medical education

Oral Health and Overall Health

Though separated professionally and in the minds of many, our teeth are part of our overall health.  Dental disease has an impact outside of the mouth. There is growing research into oral-systemic links with diseases such as diabetes and heart disease and dental caries is the most prevalent chronic disease in the US. Our dentition is critical for everyday functions such as speech and mastication. No longer can the mindset of “it’s just teeth” continue.  Oral health treated as part of overall health is the future.

In 2020 the American Dental Association recognized Oral Medicine as the eleventh dental specialty. The long existent but newly ADA recognized specialty has a vision to “integrate medicine and dentistry to promote optimal health.” The growing recognition of the importance of oral health in overall health is evident at the national level elsewhere. The CDC released Health People 2030 “a science-based, 10-year national objectives with the goal of improving the health of all Americans.” Among its objectives, 15 pertain to oral health.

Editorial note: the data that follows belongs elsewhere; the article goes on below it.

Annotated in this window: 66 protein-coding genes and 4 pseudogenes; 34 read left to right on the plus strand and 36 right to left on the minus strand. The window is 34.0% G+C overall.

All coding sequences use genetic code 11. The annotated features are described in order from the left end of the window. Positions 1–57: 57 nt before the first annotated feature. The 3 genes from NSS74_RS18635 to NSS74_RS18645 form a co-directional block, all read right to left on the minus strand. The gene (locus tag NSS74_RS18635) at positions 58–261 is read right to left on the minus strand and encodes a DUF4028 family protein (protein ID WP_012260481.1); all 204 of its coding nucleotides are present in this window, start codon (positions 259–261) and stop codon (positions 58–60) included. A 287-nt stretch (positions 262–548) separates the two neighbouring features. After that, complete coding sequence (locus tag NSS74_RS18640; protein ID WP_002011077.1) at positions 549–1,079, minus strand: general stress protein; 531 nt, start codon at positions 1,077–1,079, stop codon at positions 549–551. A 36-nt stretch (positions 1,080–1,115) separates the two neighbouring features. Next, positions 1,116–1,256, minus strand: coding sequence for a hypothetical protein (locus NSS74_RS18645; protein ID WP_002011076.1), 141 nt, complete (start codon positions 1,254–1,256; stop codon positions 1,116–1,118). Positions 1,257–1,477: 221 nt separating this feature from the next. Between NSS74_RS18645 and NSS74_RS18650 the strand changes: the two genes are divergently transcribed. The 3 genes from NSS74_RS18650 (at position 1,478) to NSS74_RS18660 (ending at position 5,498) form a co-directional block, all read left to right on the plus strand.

In light of the growing research and national initiatives, healthcare corporations and FQHCs are prioritizing oral health with the addition of dental departments. With the trend towards multidisciplinary healthcare evident, we as providers can benefit from learning more about one another’s field to best treat the patient.

Jackson Threet, II D.M.D.
Henritze Dental Group
Martinsville, VA

Dr. Jackson Threet is a speaker at our upcoming Head for the Hills Conference in November. Threet will be discussing Dentition & Diabetes and Opioid Alternatives for Odontogenic Pain.

View the rest of the agenda here!

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